Superbowl halftimes are usually glitzy, cheesy affairs with sub-par performances. Somehow this one was different because it really meant something. The fact that it was a stunning performance that swelled the hearts of the crowd and the nation put it in the history books.
The Superbowl is normally a happy affair where most people gather to cheer and eat a bit too much. But in 2002, the nation was still ailing from one of the deadliest strikes on home soil in years, and the mood in Louisiana’s Superdome that year was one of cautious excitement. As a nation, we were slowly recovering, but our wounds were still fresh; our souls were still stinging. Even as the game went through the first half with great performances, the crowd was still anxious about a number of thoughts and feelings.
Then, something profound happened – a band that had built its reputation on confrontational anthems regarding the political troubles they experienced in their own country unexpectedly reached out to the entire nation. With a simple gesture and a few harmonious notes, U2 brought meaning and gravity to one of the largest athletic competitions in the world, and got the country to sing in triumph, rather than tragedy. The performance lasted less than 10 minutes, but the effects were felt for much longer.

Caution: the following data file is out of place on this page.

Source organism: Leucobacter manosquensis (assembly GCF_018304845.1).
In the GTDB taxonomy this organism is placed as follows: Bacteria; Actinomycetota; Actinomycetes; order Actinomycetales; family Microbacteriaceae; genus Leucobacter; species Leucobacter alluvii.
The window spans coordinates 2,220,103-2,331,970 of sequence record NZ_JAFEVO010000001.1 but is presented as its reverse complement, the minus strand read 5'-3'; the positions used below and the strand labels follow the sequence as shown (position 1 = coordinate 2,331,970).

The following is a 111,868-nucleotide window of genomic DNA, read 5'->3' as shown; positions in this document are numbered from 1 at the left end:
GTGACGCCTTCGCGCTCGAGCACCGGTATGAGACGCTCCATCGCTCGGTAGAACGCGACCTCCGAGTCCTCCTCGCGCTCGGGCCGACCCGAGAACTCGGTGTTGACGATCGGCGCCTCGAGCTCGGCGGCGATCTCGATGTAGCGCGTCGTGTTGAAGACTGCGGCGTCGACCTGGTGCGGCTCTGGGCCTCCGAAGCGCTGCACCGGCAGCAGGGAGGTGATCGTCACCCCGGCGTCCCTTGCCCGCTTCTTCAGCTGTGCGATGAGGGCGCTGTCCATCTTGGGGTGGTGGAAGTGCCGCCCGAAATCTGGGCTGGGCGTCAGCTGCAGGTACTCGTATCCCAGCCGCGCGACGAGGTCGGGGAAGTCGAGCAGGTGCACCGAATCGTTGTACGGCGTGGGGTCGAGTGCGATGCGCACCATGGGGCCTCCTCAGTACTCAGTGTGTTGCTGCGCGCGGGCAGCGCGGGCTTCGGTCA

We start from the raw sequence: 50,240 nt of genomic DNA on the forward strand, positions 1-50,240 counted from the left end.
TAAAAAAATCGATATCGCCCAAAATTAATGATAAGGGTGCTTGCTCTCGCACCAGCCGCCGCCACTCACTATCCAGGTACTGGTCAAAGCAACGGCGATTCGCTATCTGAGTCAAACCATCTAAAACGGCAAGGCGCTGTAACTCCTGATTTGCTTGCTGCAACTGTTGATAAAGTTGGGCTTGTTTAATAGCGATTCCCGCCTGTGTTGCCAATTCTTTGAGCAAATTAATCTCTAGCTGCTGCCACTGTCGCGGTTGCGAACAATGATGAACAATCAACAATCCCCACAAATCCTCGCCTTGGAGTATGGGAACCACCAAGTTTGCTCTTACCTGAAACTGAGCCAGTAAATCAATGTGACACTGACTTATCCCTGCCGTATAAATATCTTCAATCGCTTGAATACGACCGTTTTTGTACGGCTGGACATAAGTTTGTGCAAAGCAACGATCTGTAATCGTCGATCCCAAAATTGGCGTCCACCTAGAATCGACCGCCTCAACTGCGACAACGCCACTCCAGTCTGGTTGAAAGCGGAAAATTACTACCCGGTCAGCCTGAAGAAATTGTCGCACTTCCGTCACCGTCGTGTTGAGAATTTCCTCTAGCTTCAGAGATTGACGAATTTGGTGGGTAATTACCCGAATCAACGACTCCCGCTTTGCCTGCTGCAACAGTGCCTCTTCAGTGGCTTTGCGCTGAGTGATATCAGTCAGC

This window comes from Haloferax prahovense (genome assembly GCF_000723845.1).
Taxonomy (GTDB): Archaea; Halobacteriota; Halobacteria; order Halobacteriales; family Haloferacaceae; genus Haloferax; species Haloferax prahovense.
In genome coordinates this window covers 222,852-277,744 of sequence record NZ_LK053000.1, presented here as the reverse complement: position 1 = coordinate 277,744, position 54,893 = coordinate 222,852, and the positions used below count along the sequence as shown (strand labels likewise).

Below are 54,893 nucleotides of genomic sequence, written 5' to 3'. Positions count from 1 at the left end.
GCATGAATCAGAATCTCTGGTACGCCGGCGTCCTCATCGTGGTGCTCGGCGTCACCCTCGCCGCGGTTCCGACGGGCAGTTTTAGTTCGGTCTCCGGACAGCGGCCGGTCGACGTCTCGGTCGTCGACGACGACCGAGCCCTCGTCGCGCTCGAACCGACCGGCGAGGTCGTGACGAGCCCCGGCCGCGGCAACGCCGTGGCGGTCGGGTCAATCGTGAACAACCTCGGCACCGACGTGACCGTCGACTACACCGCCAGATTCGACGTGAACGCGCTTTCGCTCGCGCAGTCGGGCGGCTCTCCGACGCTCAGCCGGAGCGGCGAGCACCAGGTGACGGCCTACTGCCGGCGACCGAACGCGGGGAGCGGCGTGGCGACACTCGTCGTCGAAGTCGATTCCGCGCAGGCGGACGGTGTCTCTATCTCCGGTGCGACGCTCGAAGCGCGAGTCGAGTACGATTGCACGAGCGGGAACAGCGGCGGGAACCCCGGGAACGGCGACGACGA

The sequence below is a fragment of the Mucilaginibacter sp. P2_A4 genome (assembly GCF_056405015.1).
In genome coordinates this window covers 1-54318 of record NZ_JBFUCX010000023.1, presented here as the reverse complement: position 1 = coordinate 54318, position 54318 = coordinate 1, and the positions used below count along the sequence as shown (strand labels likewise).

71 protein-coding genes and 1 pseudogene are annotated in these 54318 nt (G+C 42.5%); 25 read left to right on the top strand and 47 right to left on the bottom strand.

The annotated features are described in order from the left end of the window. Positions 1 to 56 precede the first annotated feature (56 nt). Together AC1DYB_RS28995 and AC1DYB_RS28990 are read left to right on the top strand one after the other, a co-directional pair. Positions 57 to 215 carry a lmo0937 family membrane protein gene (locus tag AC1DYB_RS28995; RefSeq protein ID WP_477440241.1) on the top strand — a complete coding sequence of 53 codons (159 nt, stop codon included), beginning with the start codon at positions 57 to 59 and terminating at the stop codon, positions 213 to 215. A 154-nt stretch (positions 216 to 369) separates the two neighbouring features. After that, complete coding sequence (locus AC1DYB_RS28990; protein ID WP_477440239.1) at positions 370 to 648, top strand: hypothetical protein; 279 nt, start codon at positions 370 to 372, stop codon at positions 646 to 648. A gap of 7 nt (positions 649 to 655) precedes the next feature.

Here’s their performance from Feb. 3, 2002. It’s their song called “Where the Streets Have No Name.” We hope you like it.
[youtube url=”http://youtu.be/og0V1UtjPt4″ playlist=”Superbowl Halftime shows” title=”Truck%20Driver%20Entertainment%20Music%20TV” width=”450″ height=”320″]